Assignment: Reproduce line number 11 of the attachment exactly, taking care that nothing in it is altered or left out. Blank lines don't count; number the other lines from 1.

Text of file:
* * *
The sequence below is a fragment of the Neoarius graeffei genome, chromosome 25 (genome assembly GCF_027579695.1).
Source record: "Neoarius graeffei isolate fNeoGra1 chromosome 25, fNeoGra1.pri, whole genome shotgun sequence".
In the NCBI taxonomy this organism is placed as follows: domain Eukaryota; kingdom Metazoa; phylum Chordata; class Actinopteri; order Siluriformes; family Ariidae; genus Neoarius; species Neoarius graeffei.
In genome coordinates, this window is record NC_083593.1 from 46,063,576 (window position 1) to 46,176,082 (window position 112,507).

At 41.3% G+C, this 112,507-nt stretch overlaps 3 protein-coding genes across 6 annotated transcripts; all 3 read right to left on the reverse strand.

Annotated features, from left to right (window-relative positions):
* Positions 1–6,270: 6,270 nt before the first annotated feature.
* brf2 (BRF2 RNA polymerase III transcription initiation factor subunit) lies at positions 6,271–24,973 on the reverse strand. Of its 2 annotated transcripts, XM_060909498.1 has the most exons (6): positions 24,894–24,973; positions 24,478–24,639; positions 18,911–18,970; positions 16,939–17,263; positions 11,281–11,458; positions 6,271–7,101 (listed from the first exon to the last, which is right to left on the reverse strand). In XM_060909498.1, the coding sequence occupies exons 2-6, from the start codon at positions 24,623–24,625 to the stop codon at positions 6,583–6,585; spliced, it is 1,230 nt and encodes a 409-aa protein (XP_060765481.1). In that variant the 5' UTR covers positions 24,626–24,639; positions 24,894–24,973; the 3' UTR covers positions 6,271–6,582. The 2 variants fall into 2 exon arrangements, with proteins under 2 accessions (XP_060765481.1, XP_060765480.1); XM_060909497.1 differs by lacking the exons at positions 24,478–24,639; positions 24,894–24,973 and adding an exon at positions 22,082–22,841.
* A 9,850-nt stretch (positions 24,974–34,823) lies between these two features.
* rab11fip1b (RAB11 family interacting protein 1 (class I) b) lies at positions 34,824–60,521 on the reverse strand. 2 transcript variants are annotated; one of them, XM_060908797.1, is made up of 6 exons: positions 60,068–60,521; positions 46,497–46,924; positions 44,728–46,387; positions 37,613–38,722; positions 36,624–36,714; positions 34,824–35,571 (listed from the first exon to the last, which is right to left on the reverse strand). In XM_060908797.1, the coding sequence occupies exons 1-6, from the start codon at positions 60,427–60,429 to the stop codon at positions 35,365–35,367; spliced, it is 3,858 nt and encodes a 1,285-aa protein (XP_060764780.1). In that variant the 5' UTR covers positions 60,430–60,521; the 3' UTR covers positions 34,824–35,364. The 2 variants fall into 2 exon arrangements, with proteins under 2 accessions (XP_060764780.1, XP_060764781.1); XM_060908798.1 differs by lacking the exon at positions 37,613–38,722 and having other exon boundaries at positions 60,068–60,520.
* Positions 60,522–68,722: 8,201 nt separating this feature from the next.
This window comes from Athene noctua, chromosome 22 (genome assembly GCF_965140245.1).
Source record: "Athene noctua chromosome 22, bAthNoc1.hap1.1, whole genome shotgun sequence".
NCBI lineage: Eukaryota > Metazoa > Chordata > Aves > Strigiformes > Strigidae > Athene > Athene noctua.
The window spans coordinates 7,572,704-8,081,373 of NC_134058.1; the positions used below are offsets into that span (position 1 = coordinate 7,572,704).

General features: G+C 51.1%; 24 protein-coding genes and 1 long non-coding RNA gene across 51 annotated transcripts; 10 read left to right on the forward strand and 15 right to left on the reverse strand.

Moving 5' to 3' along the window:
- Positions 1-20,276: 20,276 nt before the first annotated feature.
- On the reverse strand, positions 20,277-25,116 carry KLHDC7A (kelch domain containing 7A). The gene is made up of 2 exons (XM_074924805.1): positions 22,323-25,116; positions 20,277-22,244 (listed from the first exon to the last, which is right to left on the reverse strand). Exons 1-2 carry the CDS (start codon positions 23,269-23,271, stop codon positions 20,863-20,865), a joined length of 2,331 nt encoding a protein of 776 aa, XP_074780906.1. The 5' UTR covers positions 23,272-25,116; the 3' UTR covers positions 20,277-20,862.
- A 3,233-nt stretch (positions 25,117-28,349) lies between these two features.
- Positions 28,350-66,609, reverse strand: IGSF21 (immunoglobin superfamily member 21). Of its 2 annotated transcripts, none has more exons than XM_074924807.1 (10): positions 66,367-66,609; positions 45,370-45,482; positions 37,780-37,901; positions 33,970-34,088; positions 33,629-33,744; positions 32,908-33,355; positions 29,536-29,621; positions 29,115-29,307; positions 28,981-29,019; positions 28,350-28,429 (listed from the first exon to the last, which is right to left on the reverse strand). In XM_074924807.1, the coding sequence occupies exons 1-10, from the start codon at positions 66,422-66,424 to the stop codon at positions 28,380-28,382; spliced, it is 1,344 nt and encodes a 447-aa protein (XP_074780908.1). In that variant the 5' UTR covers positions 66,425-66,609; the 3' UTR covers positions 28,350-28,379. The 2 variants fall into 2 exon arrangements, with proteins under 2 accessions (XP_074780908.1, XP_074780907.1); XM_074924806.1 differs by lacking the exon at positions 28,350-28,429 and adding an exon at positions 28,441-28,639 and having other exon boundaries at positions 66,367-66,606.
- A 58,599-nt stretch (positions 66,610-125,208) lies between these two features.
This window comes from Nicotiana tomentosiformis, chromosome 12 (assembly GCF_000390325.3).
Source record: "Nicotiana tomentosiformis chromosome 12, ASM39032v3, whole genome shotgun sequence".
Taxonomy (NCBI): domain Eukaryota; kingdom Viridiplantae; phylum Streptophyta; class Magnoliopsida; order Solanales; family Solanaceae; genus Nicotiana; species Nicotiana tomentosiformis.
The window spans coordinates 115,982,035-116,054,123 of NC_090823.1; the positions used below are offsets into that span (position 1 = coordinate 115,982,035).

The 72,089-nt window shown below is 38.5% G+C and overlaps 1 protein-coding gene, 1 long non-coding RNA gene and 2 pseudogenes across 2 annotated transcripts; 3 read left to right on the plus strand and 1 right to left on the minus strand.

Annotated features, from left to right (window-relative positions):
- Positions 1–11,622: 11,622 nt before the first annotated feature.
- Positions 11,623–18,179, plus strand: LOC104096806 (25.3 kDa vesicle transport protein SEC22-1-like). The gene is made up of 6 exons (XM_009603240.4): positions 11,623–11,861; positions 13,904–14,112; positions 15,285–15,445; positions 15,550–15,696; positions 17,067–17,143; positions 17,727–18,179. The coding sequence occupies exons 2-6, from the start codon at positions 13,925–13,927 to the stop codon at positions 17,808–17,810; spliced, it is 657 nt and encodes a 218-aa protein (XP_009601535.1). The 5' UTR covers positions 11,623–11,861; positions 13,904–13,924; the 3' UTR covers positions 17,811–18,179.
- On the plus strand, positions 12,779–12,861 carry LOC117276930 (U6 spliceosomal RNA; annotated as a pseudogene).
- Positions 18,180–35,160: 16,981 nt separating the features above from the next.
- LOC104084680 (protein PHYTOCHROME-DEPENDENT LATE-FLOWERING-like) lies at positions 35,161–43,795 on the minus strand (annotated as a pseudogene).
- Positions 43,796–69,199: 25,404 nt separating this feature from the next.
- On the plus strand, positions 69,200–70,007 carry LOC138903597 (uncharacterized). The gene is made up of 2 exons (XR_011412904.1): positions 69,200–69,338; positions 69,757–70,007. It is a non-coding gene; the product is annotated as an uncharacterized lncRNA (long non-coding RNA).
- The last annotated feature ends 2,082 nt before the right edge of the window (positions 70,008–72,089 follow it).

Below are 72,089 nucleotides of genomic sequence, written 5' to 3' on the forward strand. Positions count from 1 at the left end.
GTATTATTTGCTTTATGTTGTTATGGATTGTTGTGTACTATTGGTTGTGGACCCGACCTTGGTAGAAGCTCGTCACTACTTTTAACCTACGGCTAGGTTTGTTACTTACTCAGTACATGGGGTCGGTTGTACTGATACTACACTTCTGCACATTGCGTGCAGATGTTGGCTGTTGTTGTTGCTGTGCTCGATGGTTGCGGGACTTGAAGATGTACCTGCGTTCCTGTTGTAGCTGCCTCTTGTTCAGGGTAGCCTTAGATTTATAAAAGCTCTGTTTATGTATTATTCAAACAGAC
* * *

* Positions 60,522–68,722: 8,201 nt separating this feature from the next.